Now before you ask, "Did you get to meet Denzel Washington?!?" hold your horses, because he wasn't on the set that day--or if he was, it wasn't in the scenes I was chosen to be in. I was really hoping that we'd be part of a big action sequence...with Denzel's character busting down the doors and shouting, "Everybody get down!" as we screamed and ducked under the tables. bullets flying. A little disappointing--I would have loved to see him in person--but not surprising given he isn't going to be in every scene. Perhaps he had the day off.
Also not surprising is that movie making really isn't a glamorous career, which I was already aware of. A lot of the work is done by everyone working behind the scenes...not just the director but the entire crew who sets up and dismantles the cameras and recording equipment, set pieces, cables, electrical, etc. It's very much a get-your-hands-dirty profession for those involved in it. I also watched as one extra sitting at a bar was moved by a few inches each time so that body parts, etc. weren't blocking anything that needed to make it on camera. Since a set is practically drenched in hardware, it's fascinating that the crew knows how to film it perfectly so that none of it makes it into a shot. And a scene will be filmed and reviewed many times until it's absolutely perfect.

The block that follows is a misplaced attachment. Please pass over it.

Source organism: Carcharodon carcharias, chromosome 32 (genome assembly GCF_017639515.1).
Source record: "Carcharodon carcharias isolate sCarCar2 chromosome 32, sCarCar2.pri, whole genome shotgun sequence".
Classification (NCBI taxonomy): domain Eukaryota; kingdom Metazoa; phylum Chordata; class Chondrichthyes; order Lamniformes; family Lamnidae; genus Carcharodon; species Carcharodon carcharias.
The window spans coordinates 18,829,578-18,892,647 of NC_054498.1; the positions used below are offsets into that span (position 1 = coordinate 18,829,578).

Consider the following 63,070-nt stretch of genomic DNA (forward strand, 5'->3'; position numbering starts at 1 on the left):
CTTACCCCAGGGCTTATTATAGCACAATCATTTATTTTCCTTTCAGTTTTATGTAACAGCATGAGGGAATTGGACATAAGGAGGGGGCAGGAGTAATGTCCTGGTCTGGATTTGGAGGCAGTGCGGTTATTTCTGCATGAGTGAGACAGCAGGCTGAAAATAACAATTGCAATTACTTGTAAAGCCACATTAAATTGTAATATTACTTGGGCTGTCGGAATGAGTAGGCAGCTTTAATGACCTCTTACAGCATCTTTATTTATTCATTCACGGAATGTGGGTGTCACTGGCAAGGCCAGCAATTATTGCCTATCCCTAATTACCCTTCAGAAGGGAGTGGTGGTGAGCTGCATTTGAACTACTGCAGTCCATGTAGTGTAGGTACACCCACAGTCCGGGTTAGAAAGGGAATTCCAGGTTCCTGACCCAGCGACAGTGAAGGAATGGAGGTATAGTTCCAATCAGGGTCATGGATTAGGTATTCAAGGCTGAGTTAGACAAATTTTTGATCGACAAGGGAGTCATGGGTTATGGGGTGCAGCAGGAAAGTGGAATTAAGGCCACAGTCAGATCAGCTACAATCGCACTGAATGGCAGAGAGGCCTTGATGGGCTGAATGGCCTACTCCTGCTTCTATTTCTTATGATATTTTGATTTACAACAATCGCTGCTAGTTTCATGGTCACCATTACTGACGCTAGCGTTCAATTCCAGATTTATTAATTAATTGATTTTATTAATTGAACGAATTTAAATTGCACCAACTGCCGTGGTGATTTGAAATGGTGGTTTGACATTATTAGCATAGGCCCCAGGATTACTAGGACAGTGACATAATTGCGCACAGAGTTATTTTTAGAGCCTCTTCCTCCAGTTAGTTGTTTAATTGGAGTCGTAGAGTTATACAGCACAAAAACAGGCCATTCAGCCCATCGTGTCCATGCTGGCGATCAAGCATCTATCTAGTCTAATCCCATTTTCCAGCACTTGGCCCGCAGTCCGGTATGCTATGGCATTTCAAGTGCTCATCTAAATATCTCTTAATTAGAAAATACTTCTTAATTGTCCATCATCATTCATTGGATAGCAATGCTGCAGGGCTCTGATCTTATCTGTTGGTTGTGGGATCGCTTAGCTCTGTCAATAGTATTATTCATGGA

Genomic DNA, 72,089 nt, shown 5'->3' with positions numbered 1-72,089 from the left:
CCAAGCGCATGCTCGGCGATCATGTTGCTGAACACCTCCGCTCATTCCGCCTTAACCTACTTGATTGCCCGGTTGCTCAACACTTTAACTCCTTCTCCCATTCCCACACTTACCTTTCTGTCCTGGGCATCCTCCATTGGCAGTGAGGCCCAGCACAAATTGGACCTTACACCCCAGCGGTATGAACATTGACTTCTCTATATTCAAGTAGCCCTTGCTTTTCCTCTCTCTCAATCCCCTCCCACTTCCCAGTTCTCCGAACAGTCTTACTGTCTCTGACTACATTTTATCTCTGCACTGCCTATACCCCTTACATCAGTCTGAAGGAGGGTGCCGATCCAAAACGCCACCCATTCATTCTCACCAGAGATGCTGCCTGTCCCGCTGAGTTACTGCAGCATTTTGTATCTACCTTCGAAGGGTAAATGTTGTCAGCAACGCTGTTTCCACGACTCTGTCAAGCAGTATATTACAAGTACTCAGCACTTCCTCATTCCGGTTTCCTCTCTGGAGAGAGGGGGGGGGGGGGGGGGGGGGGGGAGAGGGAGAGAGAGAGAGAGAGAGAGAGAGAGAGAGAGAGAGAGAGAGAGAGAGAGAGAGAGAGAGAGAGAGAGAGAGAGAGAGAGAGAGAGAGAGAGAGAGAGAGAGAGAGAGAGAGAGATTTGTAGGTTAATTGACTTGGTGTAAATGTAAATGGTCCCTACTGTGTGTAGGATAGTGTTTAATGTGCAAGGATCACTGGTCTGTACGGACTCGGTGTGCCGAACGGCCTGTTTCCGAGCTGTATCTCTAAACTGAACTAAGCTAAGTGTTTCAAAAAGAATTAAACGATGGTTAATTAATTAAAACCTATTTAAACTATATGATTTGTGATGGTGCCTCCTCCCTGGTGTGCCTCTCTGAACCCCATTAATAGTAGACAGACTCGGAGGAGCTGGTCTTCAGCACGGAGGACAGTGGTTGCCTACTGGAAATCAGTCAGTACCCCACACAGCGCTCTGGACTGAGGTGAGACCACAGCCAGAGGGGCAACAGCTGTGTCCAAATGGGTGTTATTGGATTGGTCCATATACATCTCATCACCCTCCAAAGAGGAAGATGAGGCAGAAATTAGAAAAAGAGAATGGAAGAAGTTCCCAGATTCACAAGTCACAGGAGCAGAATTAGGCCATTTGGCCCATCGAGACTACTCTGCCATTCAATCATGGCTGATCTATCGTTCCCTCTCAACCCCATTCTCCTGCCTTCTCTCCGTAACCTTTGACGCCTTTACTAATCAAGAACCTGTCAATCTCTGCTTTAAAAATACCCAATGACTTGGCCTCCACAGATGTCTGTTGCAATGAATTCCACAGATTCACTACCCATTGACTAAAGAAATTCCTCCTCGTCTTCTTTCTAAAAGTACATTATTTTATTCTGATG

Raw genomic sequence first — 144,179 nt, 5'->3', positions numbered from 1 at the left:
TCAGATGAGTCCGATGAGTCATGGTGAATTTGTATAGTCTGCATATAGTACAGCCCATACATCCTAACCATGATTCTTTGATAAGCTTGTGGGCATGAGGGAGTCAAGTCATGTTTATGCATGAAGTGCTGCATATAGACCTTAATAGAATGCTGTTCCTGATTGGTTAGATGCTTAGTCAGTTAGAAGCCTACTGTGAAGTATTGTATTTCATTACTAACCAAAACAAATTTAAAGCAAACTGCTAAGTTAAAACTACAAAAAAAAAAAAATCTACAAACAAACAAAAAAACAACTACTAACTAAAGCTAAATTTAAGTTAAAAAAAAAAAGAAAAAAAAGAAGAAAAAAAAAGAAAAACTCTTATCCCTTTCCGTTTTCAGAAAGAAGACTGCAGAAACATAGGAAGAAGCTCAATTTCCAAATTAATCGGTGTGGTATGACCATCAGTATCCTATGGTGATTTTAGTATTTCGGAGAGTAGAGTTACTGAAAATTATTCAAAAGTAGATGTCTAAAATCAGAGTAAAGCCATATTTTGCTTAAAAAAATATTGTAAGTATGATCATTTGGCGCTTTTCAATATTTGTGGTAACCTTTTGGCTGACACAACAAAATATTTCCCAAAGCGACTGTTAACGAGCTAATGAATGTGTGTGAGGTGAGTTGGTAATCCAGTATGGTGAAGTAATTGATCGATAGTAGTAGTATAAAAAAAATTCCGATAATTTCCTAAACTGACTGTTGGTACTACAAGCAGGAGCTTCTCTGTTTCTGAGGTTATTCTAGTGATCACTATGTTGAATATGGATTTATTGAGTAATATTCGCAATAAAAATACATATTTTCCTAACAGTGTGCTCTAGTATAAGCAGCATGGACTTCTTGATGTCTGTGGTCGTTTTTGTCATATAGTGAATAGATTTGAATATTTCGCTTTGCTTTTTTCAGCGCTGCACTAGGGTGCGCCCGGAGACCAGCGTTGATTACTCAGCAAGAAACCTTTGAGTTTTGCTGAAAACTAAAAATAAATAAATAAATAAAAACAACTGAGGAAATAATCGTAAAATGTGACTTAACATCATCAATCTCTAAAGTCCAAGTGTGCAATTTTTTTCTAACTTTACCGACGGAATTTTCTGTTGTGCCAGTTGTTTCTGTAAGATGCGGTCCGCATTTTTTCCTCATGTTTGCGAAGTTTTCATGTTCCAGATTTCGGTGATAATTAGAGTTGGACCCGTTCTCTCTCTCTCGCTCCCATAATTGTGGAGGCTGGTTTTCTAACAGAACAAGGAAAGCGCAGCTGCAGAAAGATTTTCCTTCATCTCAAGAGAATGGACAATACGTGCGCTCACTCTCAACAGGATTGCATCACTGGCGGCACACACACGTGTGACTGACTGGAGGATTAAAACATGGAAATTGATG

I also had a "this just got real moment" when the gay male hair stylist told me after one shot, "Your hair looked gorgeous on monitor two." Then it finally dawned on me that this was Hollywood!
A day on the set for a typical film or series is usually pretty long; I was there for 14 hours (and lucked out by being paid the union rate, which is a higher pay scale and includes stipulations for meals, wardrobe, smoke machine usage, etc.)
Also, as extras we're not allowed to speak to anyone actually working on the movie unless they speak to us first. As a background actor, you're basically a living prop, but I did meet and chat with lots of interesting people throughout the day; many had worked as extras for years.
So next weekend is when I find out if I've made my big screen movie debut, or if I've ended up on the cutting room floor, so to speak. Either way, I'm grateful for the experience...and yes, I hope to have another opportunity to do it again soon!
Back to The Equalizer, you may remember that the series starred Edward Woodward as a retired intelligence officer helping out people who, for whatever reason, didn't want to notify the police for help ("Odds against you? Need help? Call the Equalizer.") I'll be honest--I don't really recall watching the show, but a lot of now-famous people made early acting appearances on it, including Stanley Tucci, William H. Macy, Chris Cooper, Ving Rhames, Kevin Spacey, Olympia Dukakis and several others.
Here's the trailer for the Denzel Washington version of The Equalizer. See you at the theaters next weekend, friends!